MS: This conference is one of your many activities now that you’re chair of the English department at Gallaudet. Are there ways in which running an academic unit at Gallaudet is significantly different from that job at other universities?
JN: I think for the most part we operate like any other university, although we have a bilingual focus. We do ASL and English both. We operate via two languages and modalities as a Department and as teachers. We have more of a focus on the visual and cultural Deaf aspects of departmental life and teaching, such as conducting classes and meetings in a circular setup as opposed to row seating.
We are used to dealing with various languages across the spectrum, such as ASL versus more English-ified sign language or print English. We sign ASL, and we write in English for the most part, though we do have creative writers in the department and our classes who play with English by writing in a more ASL-like register.
I think the Deaf community is more used to language play and bilingual issues than most, and as a Department we are the same way. I think we are very culturally and linguistically sensitive and flexible, and perhaps not quite so stuck on one way or one language or one mode of expressing ideas.
MS: In what ways did your years as an English major at GW prepare you for grad school, and then for your position at Gallaudet? Were there particular professors here who helped set you on your path?
JN: I took a graduate class in theory (Margaret Soltan’s) when I was a junior–yes, you actually let me into the class, and it was quite the fascinating eye opener. That was quite the introduction to literary theory and it set me up well for graduate life at UC Berkeley two years later. I also got Departmental English Honors via Gail Paster’s Honors Proseminar, and these two things and people are what influenced me to go on to graduate school in English and eventual professorhood.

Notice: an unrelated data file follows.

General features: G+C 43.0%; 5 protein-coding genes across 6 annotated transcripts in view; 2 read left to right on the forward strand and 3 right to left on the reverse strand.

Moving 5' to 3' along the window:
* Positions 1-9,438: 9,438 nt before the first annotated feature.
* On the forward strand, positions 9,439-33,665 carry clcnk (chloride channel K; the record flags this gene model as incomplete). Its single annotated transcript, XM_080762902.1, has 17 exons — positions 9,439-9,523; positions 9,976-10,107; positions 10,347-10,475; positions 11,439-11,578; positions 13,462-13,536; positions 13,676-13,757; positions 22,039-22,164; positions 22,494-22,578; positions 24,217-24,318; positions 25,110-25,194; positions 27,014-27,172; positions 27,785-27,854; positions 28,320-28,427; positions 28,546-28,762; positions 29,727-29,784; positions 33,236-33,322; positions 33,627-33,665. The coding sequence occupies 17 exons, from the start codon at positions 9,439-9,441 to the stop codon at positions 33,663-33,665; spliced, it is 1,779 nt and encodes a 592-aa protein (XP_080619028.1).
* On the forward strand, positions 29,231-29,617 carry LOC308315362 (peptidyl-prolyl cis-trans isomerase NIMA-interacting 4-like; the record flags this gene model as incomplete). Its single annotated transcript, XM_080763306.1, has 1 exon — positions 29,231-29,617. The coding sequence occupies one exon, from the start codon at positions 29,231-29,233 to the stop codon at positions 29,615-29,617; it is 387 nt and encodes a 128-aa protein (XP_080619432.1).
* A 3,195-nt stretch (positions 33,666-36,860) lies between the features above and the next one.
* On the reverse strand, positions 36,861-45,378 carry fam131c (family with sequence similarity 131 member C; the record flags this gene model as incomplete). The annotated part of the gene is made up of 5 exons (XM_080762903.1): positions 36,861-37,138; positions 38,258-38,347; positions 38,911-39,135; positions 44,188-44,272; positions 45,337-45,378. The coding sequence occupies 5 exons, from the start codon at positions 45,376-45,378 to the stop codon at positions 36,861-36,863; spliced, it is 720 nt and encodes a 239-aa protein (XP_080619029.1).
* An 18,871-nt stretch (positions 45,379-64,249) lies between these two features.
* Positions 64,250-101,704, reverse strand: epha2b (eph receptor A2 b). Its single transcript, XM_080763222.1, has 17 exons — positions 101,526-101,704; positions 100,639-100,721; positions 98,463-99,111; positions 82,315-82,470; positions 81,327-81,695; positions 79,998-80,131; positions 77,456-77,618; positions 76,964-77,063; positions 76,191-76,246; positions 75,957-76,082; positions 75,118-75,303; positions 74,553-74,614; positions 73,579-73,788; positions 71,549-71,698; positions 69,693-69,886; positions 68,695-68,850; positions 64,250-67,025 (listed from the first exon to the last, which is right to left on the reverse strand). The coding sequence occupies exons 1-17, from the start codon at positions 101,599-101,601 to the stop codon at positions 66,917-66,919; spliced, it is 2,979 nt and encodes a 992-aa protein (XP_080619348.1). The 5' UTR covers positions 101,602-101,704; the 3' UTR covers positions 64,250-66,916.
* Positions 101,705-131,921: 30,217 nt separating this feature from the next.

Dr. Paster in particular changed my life direction, in that I was a double major in English and biology all the way to my senior year. She somehow convinced me to drop the Biology major so that I could do the Honors English option (it was my last year and I couldn’t work out doing both biology and the Honors English option schedule-wise); I ended up going to graduate school in English, where my field was 19th century British literature. I’m not quite sure anything prepares anyone for becoming chair, however, other than years and years within the department “living” with your colleagues, and hands-on experience via committees dealing with different areas such as evaluation of faculty, assessment, accreditation, and so forth.
MS: Do you have any advice for our undergraduate majors and our graduate students in regard to advanced literary study? Was your own path relatively smooth?
JN: Expect the unexpected. Welcome changes in your life. Many things cannot be planned. And these sentiments fit well with the ideas and approaches of advanced literary study and theory. I was going to go to veterinary school as late as my senior year at GWU when Dr. Paster changed everything for me. And here I am–I’m a full professor in the English department at Gallaudet University, and am currently doing a departmental chair stint, for better or for worse!